THE NORTH SHORE of Minnesota is an excellent place to take up agate hunting. Even if you never find an agate, my mother taught me, you will find plenty of other fascinating rocks. I learned to love even the most common of these rocks: bluish grey, flat, smooth. They trap the sky’s heat and the water’s cool and release both willingly into human flesh when handled. The pebbles ice over in the winter, but Lake Superior is so large it never does. One December my family spent the holidays in a lakefront cabin. Someone suggested a polar plunge, and next thing you know we were barefoot on the patio. Egging each other on, we dashed across the beach in our swimsuits, towels flying behind us like capes, and plunged into the water. I thought the cold shock of water embracing my bare body had stopped my heart. I thought my lungs had fallen out. I broke the surface, all sensation gone, and stumbled back to shore.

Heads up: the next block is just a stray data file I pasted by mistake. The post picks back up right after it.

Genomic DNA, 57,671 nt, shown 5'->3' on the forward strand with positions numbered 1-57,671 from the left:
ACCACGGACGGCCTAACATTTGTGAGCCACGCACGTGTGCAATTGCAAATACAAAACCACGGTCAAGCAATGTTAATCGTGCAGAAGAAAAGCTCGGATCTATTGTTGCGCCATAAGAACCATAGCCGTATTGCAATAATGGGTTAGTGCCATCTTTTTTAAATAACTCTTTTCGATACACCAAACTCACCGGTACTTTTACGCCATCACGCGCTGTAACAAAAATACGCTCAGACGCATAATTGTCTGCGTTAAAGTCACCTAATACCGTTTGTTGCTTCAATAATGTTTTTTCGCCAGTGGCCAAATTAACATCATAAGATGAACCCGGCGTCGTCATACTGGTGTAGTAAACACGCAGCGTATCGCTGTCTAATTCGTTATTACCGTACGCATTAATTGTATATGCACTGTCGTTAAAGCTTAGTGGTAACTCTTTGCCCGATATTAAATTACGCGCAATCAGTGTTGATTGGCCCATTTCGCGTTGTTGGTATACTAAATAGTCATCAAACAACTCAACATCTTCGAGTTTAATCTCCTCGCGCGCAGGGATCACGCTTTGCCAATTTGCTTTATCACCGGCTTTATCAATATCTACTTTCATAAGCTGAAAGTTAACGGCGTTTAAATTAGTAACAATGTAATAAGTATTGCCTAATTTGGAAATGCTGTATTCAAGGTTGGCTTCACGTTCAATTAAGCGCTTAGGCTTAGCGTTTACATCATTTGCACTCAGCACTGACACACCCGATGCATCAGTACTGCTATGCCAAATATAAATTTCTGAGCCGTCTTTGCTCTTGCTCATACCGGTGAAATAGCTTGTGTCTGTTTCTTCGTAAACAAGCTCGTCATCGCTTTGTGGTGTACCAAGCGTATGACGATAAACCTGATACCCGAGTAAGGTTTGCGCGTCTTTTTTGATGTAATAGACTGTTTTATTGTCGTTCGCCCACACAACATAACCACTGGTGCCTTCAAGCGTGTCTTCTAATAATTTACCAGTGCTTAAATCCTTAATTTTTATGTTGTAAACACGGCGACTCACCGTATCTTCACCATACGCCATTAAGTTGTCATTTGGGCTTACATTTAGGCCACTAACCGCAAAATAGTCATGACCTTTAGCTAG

Where I come from, we live on lakes. Or we aspire to—lakefront property doesn’t come cheap. Our history reverberates through our waters to this day. Much of it is glorious, and the disquieting ripples can be ignored easily enough. Who wants to remember the site of the northernmost lynching? Think instead of the first head keeper of the Split Rock Lighthouse, who lived away from his wife and four children to keep the beacon burning atop the cliffs. His name is submerged just out of reach, a worn pebble turned by time. It calls to me from the bottom of the lakes of my memory. I have always been extra-susceptible to siren songs. I soak too long; I become waterlogged.